ISSN 1470-3947 (print) | ISSN 1479-6848 (online)

Endocrine Abstracts (2019) 66 OC6.1 | DOI: 10.1530/endoabs.66.OC6.1

A survey into the care of children with type 2 diabetes in England and Wales

Philip Reilly1, Nisha Pargass2 & Alexandra Childs3

1Torbay Hospital, Torquay, UK; 2Royal Wolverhampton Hospital, Wolverhampton, UK; 3Royal Devon and Exeter Hospital, Exeter, UK

Background: The incidence of type 2 diabetes in childhood in the UK is increasing. It is often an aggressive disease associated with poor health outcomes. Despite this, there is little formal training and evidence based guidance.

Objectives and method: A questionnaire was sent to each paediatric diabetes unit in England and Wales, evaluating variation in practice, training and confidence in the management of type 2 diabetes.

Results: • 83 out of 173 units responded, including tertiary centers and district general hospitals and incorporating different professionals within the multidisciplinary team.

• Most centers – 62%, provided care for relatively few (between 0 and 4) patients with type 2 diabetes.

• There was a wide variation on service and care provision between centres. For example the guidelines being used, with 18% were uncertain if they were following guidelines or not. A minority were offering a structured education program. 8% offered separate clinics for Type 2 diabetes and 30% had access to healthy eating and exercise programs.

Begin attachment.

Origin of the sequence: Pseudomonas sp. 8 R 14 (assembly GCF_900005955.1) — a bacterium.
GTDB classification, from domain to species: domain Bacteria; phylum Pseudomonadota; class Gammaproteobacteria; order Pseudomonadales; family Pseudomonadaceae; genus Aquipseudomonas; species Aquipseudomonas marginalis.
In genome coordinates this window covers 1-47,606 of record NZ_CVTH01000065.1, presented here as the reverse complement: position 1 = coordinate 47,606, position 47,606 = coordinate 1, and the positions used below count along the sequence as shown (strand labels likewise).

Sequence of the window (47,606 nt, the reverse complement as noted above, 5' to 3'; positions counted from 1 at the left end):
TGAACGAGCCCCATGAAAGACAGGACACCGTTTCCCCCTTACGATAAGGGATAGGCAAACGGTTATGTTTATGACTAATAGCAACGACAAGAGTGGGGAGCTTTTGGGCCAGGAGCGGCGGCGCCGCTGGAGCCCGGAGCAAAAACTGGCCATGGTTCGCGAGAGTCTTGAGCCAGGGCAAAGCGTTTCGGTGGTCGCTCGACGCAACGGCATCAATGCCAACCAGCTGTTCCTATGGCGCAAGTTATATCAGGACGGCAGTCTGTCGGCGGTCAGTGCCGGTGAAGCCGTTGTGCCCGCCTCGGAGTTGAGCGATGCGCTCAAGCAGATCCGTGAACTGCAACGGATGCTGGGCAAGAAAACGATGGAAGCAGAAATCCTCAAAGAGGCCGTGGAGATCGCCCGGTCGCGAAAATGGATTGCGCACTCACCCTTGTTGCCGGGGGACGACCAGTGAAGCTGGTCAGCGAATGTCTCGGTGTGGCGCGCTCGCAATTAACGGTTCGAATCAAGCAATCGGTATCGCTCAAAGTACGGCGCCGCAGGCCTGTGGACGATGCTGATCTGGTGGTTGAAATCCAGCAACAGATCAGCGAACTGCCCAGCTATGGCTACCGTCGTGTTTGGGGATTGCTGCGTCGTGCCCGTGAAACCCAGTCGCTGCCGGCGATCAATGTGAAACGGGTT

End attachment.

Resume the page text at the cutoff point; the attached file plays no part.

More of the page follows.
• 70% did not have formal training in managing type 2 diabetes and 76% felt under-confident in managing the condition.

• 60%, rated their service’s impact on quality of life and health of patients as a small positive or none at all.

• One in five units said their team had

– no formal training,

– low confidence,

– little or no support from adult services.

Respondents requested:

• Further education and training. Popular suggestions were:

• Network events, a national training program and team training events.

• Evidence based national guidelines.

Conclusions: The majority of children with type 2 diabetes are cared for in centers that have small patient numbers highlighting the need for sharing good practice, training and guidelines. There is wide variation in the services offered to children with type 2 diabetes across England and Wales with the most units having no formal training. Consequently the majority of respondents rated their confidence as low. This survey highlights the need for standardisation of care and service provision with nationally accredited guidelines training program in order to help improve outcomes.

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